Although it can be easy to know if you’ve messed up badly as a manager, it’s not always as easy to know if you’re doing a good job. In particular, the power dynamics at play can make it hard for people on your team to feel confident letting you know what’s working well and what’s working not so well. In this article, I’m going to talk about an approach I started using in the last few years that seems to strike the best balance of getting the input managers need while still promoting a healthy culture of direct feedback.
Almost every company accumulates tech debt as time goes on. Tight deadlines, changing requirements, scaling issues, poor or short-sighted system designs, knowledge silos, inconsistent coding practices, turnover of key staff — these things all happen and can contribute to tech debt. So what can be done about it once it’s there?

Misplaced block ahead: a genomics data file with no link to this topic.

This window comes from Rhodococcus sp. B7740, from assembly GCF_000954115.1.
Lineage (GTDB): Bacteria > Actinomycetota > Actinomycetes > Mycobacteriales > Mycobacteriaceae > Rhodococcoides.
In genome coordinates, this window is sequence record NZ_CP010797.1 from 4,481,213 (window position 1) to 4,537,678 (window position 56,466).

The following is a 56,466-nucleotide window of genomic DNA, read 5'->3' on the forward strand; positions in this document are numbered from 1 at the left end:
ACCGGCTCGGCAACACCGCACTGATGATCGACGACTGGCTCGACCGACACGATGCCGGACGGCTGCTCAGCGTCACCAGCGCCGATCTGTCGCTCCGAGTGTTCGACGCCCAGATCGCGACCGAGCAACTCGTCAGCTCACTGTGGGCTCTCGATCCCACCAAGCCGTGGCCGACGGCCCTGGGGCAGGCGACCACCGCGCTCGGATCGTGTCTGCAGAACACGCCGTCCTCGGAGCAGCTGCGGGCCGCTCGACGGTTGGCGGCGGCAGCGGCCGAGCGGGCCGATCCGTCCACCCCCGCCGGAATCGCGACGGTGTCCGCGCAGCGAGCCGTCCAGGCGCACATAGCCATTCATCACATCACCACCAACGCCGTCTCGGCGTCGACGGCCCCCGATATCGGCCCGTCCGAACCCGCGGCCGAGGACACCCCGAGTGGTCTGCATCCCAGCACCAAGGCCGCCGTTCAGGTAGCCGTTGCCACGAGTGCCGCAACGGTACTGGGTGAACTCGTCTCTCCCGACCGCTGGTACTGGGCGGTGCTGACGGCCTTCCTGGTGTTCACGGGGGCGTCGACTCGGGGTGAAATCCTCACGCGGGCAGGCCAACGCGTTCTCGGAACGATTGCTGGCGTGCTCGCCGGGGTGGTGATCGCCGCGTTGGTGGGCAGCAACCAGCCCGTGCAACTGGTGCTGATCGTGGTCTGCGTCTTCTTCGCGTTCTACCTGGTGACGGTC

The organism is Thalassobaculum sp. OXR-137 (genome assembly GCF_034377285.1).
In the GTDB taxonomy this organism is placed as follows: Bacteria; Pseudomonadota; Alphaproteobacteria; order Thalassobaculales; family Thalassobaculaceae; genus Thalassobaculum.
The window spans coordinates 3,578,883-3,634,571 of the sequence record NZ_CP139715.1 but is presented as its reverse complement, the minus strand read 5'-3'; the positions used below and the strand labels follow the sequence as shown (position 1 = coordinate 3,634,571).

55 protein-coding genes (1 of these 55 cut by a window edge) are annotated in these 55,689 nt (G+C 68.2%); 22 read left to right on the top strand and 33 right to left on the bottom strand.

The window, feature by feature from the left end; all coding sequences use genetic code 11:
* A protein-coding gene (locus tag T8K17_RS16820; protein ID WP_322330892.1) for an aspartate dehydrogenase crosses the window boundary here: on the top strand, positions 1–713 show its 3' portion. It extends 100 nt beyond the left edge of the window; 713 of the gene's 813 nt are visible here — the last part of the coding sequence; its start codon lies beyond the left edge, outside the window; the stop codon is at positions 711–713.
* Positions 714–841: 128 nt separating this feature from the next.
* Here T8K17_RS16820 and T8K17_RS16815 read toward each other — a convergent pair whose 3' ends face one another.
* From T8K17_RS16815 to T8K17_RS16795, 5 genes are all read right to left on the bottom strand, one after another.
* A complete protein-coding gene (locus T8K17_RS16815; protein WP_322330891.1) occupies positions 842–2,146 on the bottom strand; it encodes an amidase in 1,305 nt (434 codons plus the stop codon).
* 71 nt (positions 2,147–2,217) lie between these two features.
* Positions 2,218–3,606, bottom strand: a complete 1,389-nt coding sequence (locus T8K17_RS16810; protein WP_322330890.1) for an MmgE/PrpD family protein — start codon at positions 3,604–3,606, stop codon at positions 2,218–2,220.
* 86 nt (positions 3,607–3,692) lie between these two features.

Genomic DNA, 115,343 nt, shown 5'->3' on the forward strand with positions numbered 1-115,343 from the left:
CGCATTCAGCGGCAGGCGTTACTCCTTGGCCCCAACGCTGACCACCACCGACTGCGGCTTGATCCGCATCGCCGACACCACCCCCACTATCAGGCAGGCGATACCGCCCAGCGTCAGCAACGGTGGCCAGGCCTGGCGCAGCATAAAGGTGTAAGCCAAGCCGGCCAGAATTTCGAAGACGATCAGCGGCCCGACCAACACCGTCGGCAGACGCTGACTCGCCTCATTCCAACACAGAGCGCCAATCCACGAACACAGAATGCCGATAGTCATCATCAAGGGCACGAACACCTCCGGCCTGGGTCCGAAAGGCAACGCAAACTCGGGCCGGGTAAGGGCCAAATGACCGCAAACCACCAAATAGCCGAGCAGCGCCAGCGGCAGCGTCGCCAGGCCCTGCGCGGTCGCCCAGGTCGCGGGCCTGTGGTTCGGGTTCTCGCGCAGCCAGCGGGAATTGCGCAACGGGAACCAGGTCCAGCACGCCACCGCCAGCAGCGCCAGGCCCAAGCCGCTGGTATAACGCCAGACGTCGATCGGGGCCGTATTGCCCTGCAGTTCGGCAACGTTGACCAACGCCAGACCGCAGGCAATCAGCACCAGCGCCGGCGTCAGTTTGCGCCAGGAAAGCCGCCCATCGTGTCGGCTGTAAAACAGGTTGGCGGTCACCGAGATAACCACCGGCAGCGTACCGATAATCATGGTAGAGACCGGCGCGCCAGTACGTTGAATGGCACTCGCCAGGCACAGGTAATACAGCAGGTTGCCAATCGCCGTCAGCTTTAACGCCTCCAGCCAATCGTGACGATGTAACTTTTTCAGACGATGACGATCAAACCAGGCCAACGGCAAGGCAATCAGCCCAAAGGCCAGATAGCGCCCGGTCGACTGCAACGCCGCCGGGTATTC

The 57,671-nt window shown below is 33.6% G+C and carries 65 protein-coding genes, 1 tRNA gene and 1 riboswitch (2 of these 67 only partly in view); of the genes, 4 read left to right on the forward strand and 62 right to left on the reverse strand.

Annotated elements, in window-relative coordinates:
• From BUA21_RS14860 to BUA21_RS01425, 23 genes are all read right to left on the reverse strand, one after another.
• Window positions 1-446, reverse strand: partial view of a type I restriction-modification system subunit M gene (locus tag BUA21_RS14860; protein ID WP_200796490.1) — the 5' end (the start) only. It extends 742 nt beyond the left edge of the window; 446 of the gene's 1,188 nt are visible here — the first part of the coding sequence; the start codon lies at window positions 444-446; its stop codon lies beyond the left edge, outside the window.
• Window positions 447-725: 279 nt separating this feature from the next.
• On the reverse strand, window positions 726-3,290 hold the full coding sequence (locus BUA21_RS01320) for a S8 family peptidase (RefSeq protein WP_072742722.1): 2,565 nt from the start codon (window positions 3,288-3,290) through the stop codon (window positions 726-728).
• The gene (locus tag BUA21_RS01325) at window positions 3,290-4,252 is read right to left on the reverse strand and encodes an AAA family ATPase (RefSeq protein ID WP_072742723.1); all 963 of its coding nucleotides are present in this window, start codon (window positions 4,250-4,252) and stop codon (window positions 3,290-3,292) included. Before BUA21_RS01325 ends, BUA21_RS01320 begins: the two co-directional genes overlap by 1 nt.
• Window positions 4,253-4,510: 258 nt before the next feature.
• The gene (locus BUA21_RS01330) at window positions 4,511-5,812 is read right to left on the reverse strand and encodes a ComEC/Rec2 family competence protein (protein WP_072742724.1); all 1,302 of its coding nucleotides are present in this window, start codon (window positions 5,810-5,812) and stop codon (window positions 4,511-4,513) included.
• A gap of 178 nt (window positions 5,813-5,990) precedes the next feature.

An absolutely crucial part of the experience of being an engineer at SoundCloud is learning and growing as a person. Pretty much everyone we hire mentions this aspect as one of their main motivations for joining the company. And while retaining highly talented and motivated people and helping them develop is naturally valuable for SoundCloud as a company, it’s also profoundly beneficial for the employees themselves.